When will the first DisplayPort-equipped products come to the market?
Several major companies are now shipping products that include DisplayPort technology with more on the way. Some examples of displayport technology already in the marketplace is Apple who have standardized the displayport connector on all their MAC Cinema Display Monitors.
Which types of products do you expect will be the first to incorporate DisplayPort?
It is anticipated that PC manufacturers will adopt DisplayPort as a solution for connecting all types of displays–including monitors, projectors and HDTVs–with a single connector. DisplayPort will also be adopted in LCD panels.
Are customers actively asking for this kind of interface now?
Customers have been asking for smaller connectors, easier set up, thinner cables, fewer cables, higher color depths, higher refresh rates, higher resolutions, digital projectors, thinner and sleeker displays, and ubiquitous display connectivity–all the features which are currently being supported by Displayport.
What are the most significant benefits for the user: fewer connections and plugs with each product, for example, or fewer cables?
The main product benefits are that DisplayPort provides improved performance as a standard feature relative to DVI, and can be packaged into a USB-sized connector for space-constrained applications like notebooks and graphics cards. DisplayPort also enables ultra sleek, easy to use direct drive flat panel monitors and sets the stage for future display features such as single-cable multi-function monitor connectivity and daisy chained displays. DisplayPort enables a wide range of connectivity options to monitors, projectors and HDTVs via a single connector, making it an easy, universal and cross-application solution.
Wasn’t DisplayPort conceived as a computer interface originally, or has it been contemplated for CE systems since its inception?
DisplayPort was originally intended to provide a common replacement for LVDS, DVI and VGA, but while DisplayPort has a rich A/V feature set, it is expected to complement, not replace, DisplayPort.
How will VESA handle the issues of interoperability to be certain that DisplayPort- equipped products are able to work together?
VESA has developed a DisplayPort Compliance and Interoperability program to assure that products carrying the DisplayPort certified logo interoperable successfully.
Is there going to be a logo program indicating that a company’s product complies with the DisplayPort standard?
Yes. VESA is administering a DisplayPort logo program via the DisplayPort website. Products that successfully pass the compliance and interoperability tests are eligible to receive and use the DisplayPort certified logo.
Will DisplayPort work with standards like DisplayPort and VGA, or replace them?
DisplayPort is designed to replace LVDS, DVI and eventually VGA. While DisplayPort has a rich A/V feature set, it is expected to complement, not replace, DisplayPort, and the connector is compatible with DisplayPort signals. A multi-mode device that implements both DisplayPort and DisplayPort only needs a simple cable adapter to make an DisplayPort connection.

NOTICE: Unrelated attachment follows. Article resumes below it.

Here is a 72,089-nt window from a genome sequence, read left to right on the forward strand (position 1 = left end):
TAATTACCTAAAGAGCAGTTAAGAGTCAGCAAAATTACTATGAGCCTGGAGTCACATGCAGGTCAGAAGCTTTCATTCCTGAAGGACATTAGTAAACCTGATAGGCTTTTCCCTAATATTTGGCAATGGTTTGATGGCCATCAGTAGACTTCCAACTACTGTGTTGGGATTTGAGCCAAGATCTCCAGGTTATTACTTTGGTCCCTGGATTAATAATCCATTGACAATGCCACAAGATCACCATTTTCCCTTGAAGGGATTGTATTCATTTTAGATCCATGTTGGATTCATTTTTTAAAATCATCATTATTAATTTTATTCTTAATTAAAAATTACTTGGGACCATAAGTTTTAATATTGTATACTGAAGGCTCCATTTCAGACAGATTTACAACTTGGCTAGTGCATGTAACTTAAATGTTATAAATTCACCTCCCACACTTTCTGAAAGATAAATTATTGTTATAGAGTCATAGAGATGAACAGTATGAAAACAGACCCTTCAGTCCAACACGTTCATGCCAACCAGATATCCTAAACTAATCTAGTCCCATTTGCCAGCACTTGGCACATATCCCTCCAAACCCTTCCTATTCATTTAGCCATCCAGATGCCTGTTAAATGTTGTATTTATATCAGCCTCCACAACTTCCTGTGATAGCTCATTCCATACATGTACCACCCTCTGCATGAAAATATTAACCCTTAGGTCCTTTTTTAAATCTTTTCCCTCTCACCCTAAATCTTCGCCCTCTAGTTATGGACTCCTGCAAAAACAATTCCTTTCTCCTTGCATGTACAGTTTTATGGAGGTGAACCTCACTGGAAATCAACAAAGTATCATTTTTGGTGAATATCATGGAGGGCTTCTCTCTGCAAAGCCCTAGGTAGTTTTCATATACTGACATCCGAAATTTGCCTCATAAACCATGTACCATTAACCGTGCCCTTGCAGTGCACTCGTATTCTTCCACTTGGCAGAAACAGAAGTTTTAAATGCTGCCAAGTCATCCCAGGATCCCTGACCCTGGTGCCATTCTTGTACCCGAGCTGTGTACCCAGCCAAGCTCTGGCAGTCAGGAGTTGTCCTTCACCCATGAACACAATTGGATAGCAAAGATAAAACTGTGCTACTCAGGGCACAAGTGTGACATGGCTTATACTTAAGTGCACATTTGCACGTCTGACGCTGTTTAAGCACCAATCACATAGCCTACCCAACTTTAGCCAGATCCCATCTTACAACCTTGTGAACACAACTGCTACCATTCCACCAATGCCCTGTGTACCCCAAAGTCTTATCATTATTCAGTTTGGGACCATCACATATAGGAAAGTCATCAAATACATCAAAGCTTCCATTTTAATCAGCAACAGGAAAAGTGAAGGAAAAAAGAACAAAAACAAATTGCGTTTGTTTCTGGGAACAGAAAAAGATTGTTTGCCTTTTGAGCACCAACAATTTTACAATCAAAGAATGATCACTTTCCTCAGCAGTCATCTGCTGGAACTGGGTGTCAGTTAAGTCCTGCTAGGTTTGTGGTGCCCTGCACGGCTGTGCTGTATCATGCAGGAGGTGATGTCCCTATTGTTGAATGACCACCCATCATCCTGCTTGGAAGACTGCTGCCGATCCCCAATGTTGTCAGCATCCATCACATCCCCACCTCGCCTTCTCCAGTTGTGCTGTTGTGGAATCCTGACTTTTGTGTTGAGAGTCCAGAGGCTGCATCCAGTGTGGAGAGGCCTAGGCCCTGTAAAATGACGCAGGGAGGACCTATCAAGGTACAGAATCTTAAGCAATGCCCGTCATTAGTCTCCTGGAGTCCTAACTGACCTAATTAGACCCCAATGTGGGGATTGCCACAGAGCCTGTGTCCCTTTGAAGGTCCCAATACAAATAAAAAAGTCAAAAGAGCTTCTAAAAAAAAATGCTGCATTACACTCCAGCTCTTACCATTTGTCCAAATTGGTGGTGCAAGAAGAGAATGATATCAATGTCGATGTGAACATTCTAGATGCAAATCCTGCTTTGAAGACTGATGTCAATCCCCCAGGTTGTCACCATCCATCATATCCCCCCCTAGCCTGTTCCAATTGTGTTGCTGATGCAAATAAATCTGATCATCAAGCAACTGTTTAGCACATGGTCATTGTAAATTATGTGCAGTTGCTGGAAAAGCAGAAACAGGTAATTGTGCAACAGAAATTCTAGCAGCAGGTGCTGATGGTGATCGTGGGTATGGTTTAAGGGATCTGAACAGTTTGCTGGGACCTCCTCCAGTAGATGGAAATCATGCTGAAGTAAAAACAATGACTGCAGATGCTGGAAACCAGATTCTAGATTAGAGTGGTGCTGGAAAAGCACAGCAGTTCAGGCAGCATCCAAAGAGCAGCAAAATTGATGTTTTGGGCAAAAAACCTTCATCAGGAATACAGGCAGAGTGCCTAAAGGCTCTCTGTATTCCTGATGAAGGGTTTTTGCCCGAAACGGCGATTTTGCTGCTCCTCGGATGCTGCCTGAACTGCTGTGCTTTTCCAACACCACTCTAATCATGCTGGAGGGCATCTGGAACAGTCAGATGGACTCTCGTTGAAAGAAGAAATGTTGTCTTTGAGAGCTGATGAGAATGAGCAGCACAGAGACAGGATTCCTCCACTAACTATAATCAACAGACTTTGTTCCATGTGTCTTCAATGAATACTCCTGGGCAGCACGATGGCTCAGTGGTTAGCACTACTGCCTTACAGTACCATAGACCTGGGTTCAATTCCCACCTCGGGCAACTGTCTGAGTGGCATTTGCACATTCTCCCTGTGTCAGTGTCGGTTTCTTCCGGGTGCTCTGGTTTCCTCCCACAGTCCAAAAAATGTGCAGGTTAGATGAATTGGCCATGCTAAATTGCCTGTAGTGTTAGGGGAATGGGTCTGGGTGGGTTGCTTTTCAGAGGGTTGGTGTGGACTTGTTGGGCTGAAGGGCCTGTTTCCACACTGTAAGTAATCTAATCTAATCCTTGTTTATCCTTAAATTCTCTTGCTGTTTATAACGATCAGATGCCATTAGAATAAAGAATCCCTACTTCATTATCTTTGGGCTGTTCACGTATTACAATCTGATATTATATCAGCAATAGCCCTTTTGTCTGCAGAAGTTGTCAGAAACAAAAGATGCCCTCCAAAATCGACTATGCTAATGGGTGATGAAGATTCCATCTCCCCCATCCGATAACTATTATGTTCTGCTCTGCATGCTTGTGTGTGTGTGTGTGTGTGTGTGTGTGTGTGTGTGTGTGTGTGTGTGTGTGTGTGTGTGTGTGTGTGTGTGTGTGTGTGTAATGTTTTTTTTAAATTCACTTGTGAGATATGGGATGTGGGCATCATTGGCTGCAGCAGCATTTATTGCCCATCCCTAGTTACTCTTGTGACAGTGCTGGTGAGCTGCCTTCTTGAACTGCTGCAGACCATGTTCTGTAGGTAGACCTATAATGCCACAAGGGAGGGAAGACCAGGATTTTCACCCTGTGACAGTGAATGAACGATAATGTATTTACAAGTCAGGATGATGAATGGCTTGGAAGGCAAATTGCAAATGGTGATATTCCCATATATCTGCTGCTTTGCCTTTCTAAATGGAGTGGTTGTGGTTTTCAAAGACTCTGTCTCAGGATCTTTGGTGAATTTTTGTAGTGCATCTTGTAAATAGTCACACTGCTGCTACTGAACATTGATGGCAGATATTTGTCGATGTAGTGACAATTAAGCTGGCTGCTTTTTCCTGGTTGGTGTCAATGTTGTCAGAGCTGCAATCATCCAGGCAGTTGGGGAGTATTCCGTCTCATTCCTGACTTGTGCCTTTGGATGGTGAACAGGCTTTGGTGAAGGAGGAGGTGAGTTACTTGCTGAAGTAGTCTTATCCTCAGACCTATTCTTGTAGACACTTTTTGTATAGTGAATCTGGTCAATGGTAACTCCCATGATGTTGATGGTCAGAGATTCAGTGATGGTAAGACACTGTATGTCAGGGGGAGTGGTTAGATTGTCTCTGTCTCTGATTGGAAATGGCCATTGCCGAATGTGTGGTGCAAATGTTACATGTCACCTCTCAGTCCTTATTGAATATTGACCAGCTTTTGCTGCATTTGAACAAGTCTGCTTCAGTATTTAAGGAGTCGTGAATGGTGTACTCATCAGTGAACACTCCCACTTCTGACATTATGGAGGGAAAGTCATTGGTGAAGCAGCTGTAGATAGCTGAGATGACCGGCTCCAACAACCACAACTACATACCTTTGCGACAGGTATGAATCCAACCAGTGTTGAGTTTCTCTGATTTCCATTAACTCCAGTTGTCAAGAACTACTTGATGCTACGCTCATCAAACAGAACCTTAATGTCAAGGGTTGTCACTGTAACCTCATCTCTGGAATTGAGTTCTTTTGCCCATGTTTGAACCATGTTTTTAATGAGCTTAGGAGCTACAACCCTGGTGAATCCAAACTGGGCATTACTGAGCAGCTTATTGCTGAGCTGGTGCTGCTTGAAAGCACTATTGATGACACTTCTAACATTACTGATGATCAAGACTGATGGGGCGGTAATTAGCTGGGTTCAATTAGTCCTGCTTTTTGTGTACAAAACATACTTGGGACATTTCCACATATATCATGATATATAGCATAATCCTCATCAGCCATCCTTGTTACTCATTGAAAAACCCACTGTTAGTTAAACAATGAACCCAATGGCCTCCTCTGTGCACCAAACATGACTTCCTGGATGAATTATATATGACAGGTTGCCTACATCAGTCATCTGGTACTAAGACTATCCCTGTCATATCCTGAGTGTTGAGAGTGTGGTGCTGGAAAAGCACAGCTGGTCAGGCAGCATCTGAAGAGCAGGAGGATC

How will DisplayPort be implemented with existing or legacy TVs and other products? Is there going to be an adapter or similar system available soon?
Guidelines for DisplayPort-to-DVI and DisplayPort-to-DisplayPort adapters are provided in the VESA DisplayPort Interoperability Guideline. Other types of adapters, such as DisplayPort-to-VGA, are also anticipated.
Will content protection be implemented in the specification, and how?
The DisplayPort 1.1a specification includes protocol hooks for HDCP v1.3 DisplayPort supports content protection but does not require it, though it is widely anticipated that all consumer applications of DisplayPort will include content protection. Content protection systems will continue to have license agreements and specifications that are separate from the DisplayPort specification.
Why not simply use DisplayPort as a VGA replacement for PC monitors?
DisplayPort was designed as an HDTV interface, not a general-purpose internal and external display interface for IT equipment. Many of DisplayPort’s unique benefits, such as direct drive monitor design and single cable multi-function monitor connectivity are not available with DisplayPort. High resolution support and high performance are standard features of DisplayPort, whereas these are optional premium features of DisplayPort. Business and enterprise customers may not want to implement all of the consumer electronics features that are required in DisplayPort products DisplayPort is designed to meet the future needs of the PC industry while preserving compatibility with DisplayPort.